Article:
Ask Alma's Owl: Victor Fleming and Columbia’s School of Military Cinematography
Is it true that the director of the Wizard of Oz taught film at Columbia?
Dear Film Fan,
Yes, Victor Fleming did teach film at Columbia, but not in the usual sense of the role.
Fleming, who had found fame as Douglas Fairbanks’s chief cameraman in silent-picture days, was stationed at Fort Sill in Oklahoma in 1918 when he got the nod for an assignment in New York with the Army’s new School of Military Cinematography.
Columbia President Nicholas Murray Butler had offered to house the school, which would teach both still and motion photography. Fleming, given his prowess behind the camera, was a natural pick to help lead it.
“From the output of the School, most of the official war photographers will be chosen,” read the Columbia Spectator on Jan. 9, 1918. Columbia offered lab space, projection rooms, lecture halls and a rifle range between Kent and Philosophy halls. The men’s barracks was on the ground floor of a University building that was not identified except to say “it is one ordinarily used for a purpose remote from war,” according to the Spectator. Despite the newspaper story, the Army treated the school as a military secret and didn’t confirm its existence until after the war ended.
Fleming poured himself into this effort. He had already made 15 training films at Fort Sill, and was now training others. Biographer Michael Sragow wrote in Victor Fleming: An American Movie Master that Fleming and his fellow instructors taught six-week courses, eventually instructing more than 700 soldiers in how to cut, edit, shoot, develop, store and ship film.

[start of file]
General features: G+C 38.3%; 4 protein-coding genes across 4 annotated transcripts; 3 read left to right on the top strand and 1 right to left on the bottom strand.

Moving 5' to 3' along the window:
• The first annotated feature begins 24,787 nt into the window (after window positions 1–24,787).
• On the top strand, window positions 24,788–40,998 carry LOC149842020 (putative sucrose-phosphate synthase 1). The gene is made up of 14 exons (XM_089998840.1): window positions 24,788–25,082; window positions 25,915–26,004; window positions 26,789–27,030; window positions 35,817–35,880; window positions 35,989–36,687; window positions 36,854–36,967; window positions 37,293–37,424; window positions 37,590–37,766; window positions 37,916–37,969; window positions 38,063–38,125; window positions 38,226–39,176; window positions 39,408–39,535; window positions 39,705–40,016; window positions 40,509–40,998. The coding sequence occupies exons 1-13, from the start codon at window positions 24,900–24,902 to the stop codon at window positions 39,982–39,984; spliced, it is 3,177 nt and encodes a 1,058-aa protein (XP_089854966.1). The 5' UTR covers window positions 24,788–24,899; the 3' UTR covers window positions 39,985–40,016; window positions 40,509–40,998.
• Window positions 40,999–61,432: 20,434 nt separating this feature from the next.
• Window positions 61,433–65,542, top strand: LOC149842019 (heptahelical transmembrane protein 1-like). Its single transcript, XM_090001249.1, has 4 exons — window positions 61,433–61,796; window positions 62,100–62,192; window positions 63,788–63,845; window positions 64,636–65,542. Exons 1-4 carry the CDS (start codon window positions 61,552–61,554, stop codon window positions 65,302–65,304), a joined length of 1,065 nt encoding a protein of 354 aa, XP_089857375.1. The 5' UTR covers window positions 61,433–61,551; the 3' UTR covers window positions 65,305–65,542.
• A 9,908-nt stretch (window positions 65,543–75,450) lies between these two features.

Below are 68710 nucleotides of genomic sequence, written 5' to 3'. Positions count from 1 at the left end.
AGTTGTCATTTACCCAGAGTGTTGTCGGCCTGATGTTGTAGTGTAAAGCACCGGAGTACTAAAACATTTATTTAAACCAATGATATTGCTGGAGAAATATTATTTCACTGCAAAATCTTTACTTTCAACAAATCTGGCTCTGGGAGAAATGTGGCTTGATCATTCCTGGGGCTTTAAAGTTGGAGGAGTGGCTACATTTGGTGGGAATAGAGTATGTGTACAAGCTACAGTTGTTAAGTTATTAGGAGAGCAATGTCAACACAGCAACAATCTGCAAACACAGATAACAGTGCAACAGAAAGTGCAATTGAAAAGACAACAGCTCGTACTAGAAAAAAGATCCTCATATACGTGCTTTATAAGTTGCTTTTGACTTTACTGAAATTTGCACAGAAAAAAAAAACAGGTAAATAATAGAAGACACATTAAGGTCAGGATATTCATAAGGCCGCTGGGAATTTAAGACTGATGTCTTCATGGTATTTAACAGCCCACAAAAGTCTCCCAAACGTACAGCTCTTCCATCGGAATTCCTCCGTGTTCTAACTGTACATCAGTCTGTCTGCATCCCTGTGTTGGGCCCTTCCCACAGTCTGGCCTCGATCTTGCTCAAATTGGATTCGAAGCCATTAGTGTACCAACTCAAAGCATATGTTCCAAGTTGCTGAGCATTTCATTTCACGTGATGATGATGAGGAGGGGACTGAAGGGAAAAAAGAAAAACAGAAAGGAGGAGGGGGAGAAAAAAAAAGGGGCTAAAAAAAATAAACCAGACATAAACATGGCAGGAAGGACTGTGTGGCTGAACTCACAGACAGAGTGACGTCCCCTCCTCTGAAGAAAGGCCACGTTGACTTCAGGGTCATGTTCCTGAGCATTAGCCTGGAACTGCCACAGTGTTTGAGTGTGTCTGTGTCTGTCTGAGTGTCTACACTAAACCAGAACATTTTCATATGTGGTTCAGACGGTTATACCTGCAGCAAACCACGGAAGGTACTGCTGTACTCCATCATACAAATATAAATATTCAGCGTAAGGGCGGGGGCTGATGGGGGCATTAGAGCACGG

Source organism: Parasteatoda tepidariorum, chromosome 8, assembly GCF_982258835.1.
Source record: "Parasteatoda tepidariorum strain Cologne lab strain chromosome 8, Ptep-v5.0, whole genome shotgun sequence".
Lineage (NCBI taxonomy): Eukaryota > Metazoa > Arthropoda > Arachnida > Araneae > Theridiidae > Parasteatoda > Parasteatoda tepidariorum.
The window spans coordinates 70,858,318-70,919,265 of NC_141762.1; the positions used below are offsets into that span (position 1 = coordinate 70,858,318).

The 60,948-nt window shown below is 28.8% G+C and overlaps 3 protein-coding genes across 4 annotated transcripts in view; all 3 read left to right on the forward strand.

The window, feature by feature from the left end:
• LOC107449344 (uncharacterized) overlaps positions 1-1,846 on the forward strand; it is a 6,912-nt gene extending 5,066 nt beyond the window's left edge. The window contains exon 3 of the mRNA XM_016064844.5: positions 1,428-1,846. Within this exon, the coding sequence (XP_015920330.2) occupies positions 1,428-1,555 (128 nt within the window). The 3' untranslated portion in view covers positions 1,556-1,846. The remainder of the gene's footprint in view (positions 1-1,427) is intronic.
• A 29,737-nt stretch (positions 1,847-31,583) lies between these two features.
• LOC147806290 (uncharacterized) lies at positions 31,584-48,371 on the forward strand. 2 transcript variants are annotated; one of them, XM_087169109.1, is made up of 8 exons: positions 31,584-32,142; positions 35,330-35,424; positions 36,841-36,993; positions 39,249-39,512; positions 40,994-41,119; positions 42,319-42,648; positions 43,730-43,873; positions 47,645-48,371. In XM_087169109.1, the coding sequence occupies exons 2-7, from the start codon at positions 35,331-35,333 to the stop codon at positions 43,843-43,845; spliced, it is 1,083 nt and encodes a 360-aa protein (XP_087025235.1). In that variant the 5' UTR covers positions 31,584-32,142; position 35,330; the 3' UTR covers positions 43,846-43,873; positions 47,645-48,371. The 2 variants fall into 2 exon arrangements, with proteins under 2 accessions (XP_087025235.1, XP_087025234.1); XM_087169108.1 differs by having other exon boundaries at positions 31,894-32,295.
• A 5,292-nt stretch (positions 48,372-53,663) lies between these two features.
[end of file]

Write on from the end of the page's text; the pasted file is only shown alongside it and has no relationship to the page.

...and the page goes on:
War photography training on campus was not all work—there was time for recreation. “The cinematographers scrimmaged on Columbia’s football field between afternoon classes and lectures on cameras and lighting, fitness and health,” writes Sragow. One day, 70 members of the unit marched downtown to see the hit Broadway musical Maytime.
Fleming was part of a remarkable group of up-and-coming filmmakers who were in the program. They included Jonas Sternberg, who would change his name to Josef von Sternberg and direct The Blue Angel, a movie that made Marlene Dietrich a star. Then there was Ernest B. Schoedsack, who co-directed King Kong in 1933. Also participating in the program was Lewis Milestone, who would direct the most notable film based on the Great War, All Quiet on the Western Front. Fleming would go on to direct The Wizard of Oz and Gone with the Wind, both in 1939, and win an Academy Award for direction for the latter.
Fleming’s role in the war effort reaped him a military award, too. He was subsequently awarded his commission as lieutenant.